Advisers can use the videos individually to give personal skills a super charge or use them with classes to help students level up. Students can even register and get their own access to any and all courses as well.
Videos are each around 15 minutes and many have lessons and handouts included.
SNO Academy (School Newspapers Online)
Students said they were inspired by meeting peers from all over the country and the lessons they learned made them excited to get back to work. Teachers said it was validating, resourceful and, frankly, therapeutic.
SNO Academy partners with a group of the nation’s top journalism advisers to bring a series of live, interactive virtual classes designed for student journalists and media advisers of all skill and experience levels.
Classes start at $49 per seat and are limited to 12 participants, covering a wide range of journalism-related topics including writing, reporting, interviewing, multimedia, newsroom management and staff leadership.
Journalism mentors available for students. Schedule a free 30-minute session with a mentor to get advice, guidance or to get answers to general questions about the media industry. Come ready with questions and do a little research on your mentor’s work before you show up.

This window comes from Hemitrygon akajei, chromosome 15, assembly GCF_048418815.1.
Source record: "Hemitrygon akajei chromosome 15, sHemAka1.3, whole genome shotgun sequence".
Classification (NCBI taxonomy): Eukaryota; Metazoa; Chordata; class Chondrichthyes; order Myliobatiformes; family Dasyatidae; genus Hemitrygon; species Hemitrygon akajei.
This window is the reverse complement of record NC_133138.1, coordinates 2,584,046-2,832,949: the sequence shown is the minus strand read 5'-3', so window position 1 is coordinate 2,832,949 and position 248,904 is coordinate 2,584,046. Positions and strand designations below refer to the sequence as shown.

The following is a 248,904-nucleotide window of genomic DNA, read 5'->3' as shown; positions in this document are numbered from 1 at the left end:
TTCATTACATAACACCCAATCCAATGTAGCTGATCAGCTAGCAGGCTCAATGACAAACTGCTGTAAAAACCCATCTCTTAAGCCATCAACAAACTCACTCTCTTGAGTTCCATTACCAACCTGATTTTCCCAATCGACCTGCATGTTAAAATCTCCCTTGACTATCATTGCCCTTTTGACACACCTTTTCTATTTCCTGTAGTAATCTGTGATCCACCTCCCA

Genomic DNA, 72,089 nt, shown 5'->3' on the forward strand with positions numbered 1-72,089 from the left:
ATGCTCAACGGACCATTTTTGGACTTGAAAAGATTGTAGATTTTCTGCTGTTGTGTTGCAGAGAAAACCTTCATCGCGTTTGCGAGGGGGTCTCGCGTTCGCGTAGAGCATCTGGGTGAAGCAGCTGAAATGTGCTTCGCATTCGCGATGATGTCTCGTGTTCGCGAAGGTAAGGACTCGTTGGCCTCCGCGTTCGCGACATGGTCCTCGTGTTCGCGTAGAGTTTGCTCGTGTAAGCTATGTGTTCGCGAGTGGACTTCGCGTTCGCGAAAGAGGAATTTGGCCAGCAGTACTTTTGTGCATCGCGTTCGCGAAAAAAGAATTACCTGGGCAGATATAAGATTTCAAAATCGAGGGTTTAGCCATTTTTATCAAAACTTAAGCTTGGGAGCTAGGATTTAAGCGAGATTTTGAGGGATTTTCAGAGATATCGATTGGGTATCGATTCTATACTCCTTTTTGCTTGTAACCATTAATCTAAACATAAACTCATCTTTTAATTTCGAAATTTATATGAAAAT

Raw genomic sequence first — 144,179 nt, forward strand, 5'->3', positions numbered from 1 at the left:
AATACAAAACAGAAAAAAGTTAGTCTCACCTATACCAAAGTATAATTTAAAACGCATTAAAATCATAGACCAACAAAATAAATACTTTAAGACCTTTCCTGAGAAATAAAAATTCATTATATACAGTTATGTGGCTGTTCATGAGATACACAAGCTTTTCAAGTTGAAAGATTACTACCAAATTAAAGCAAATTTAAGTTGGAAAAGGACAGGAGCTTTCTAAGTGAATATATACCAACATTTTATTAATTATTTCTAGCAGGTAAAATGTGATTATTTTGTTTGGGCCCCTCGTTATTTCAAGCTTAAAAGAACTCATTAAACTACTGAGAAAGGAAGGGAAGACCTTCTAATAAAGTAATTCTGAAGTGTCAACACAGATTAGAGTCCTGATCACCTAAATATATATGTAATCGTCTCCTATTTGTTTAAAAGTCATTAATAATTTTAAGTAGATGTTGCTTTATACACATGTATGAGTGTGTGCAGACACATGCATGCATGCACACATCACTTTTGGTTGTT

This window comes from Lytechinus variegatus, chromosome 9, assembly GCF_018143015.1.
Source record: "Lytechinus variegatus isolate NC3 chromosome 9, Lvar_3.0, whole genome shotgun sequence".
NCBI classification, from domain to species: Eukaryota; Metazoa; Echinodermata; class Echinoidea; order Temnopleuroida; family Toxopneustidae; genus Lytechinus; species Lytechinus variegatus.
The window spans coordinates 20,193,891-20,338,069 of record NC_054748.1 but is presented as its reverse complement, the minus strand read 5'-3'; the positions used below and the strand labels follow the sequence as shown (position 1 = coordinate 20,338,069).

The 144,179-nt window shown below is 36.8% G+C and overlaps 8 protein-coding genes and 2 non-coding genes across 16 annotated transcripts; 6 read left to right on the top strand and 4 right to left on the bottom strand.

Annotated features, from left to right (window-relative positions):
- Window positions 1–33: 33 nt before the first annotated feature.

Summer Journalism Workshops at Ball State University.
Details to be announced
Jayhawk Media Workshop at the University of Kansas.
Free program; details coming
This article is part of a series of resources JEA is recommending to advisers in an effort to provide antiracist teaching resources to educators. JEA is committed to diversity, equity and inclusion in its membership and practices. See the official statement here.
Founded in 1924, JEA supports free and responsible scholastic journalism by providing resources and educational opportunities, promoting professionalism, encouraging and rewarding student excellence and teacher achievement, and an atmosphere which encompasses diversity yet builds unity. It is headquartered at Kansas State University, Manhattan, Kansas.